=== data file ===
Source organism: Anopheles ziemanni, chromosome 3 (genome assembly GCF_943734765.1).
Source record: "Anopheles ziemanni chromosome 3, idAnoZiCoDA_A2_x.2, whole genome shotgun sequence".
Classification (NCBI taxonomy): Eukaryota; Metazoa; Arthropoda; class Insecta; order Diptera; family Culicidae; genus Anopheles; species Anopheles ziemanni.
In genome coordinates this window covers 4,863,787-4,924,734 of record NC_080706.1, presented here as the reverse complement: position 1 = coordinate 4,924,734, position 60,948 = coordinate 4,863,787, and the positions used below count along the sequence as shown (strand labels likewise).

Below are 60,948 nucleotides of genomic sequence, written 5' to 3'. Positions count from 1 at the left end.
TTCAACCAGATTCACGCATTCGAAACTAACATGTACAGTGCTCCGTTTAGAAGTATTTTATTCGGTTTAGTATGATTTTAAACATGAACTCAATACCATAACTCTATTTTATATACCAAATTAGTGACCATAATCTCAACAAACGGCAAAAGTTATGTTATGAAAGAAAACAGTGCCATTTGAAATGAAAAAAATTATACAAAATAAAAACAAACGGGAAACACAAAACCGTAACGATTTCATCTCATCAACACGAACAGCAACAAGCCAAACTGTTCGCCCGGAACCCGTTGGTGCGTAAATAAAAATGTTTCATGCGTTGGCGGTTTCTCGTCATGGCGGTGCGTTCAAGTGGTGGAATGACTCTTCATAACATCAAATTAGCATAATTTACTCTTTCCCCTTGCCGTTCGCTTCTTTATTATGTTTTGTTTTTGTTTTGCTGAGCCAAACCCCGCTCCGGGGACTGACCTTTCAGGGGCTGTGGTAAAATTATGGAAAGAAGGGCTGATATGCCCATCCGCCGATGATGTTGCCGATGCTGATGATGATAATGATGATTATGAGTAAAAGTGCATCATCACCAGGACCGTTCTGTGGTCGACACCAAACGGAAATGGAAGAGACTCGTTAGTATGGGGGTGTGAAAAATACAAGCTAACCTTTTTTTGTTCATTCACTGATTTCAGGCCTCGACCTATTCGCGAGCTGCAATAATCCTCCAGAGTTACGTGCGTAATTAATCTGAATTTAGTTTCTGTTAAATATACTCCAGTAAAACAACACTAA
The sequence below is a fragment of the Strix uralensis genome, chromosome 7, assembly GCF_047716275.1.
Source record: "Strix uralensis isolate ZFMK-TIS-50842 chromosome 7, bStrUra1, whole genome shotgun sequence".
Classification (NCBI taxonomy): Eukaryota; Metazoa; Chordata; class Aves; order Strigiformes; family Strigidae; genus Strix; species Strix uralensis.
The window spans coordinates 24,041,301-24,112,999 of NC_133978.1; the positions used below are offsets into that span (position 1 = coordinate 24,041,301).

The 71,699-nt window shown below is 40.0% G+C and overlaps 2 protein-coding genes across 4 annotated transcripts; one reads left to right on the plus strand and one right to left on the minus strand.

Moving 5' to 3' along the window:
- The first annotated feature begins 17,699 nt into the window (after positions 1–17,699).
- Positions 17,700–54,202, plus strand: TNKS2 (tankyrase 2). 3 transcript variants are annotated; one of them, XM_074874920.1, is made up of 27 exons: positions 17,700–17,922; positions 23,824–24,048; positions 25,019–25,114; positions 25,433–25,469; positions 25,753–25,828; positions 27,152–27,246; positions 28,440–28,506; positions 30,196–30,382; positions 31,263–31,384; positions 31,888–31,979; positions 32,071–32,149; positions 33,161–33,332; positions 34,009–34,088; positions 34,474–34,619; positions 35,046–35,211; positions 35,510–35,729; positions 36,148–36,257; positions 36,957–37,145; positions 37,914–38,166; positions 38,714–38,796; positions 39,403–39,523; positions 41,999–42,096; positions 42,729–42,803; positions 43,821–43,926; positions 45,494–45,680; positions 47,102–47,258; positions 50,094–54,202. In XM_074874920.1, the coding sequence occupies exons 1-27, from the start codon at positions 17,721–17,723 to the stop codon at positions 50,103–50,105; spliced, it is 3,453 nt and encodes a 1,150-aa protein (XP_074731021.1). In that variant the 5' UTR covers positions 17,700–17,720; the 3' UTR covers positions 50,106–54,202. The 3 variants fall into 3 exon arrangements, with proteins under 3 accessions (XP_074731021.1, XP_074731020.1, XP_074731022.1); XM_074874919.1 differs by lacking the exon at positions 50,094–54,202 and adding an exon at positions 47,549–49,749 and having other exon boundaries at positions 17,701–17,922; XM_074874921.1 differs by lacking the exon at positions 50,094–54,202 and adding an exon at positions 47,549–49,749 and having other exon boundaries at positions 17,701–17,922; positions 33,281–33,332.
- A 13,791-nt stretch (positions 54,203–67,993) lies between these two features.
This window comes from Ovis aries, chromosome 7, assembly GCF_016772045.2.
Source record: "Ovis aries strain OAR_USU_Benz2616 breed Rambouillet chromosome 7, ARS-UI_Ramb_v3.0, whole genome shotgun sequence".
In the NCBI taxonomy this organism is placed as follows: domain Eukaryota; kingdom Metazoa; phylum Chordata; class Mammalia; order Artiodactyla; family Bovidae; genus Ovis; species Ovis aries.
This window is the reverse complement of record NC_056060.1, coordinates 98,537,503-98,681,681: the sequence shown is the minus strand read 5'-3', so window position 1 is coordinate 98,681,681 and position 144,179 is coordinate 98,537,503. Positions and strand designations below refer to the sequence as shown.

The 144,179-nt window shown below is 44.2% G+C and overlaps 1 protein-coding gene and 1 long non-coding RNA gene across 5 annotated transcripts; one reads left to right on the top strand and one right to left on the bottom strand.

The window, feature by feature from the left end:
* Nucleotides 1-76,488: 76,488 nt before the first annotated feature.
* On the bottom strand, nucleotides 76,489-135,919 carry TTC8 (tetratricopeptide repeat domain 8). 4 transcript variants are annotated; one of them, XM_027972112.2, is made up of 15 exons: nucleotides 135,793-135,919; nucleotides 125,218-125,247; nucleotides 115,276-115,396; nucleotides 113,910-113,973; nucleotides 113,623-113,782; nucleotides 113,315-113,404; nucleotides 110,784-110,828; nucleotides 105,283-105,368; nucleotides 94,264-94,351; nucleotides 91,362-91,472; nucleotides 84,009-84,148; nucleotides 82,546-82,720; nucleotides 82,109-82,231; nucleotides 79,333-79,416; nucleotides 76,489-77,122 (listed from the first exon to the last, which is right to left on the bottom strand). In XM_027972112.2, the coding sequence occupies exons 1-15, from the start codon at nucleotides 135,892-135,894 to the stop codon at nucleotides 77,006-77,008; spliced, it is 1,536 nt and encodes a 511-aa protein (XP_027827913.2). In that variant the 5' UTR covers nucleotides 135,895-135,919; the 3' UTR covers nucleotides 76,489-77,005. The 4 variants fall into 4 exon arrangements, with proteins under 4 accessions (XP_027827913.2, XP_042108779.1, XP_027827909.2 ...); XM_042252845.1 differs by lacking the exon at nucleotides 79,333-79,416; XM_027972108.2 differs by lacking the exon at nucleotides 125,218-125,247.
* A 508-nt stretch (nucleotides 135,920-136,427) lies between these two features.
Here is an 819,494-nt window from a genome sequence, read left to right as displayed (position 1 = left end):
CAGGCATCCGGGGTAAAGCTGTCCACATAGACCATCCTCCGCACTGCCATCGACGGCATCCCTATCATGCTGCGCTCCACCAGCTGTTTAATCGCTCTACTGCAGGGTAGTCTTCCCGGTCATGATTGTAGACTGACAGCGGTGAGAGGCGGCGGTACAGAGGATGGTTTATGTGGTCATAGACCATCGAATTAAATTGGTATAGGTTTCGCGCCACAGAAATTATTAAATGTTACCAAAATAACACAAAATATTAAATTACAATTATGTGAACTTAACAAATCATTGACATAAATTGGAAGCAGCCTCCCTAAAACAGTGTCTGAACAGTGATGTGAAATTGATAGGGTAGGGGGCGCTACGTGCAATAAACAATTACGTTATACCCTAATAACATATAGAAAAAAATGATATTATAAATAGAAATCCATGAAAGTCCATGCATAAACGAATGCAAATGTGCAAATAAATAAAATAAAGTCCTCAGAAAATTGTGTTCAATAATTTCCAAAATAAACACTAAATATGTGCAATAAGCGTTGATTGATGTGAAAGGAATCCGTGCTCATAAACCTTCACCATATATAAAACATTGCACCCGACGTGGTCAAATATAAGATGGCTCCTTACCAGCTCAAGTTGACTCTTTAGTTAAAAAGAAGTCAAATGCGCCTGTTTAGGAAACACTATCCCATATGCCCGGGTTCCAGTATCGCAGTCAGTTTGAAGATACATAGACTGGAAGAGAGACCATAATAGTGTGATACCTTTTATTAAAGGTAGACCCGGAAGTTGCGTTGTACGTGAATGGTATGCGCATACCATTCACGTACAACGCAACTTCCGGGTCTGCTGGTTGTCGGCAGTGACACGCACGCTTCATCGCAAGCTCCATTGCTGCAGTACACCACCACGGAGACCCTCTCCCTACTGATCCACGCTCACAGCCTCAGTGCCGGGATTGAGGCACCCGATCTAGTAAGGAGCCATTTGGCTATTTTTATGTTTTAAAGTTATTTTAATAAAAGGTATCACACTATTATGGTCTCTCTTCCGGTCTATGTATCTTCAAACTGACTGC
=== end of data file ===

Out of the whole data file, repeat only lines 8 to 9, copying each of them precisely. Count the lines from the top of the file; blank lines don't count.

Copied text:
Source record: "Strix uralensis isolate ZFMK-TIS-50842 chromosome 7, bStrUra1, whole genome shotgun sequence".
Classification (NCBI taxonomy): Eukaryota; Metazoa; Chordata; class Aves; order Strigiformes; family Strigidae; genus Strix; species Strix uralensis.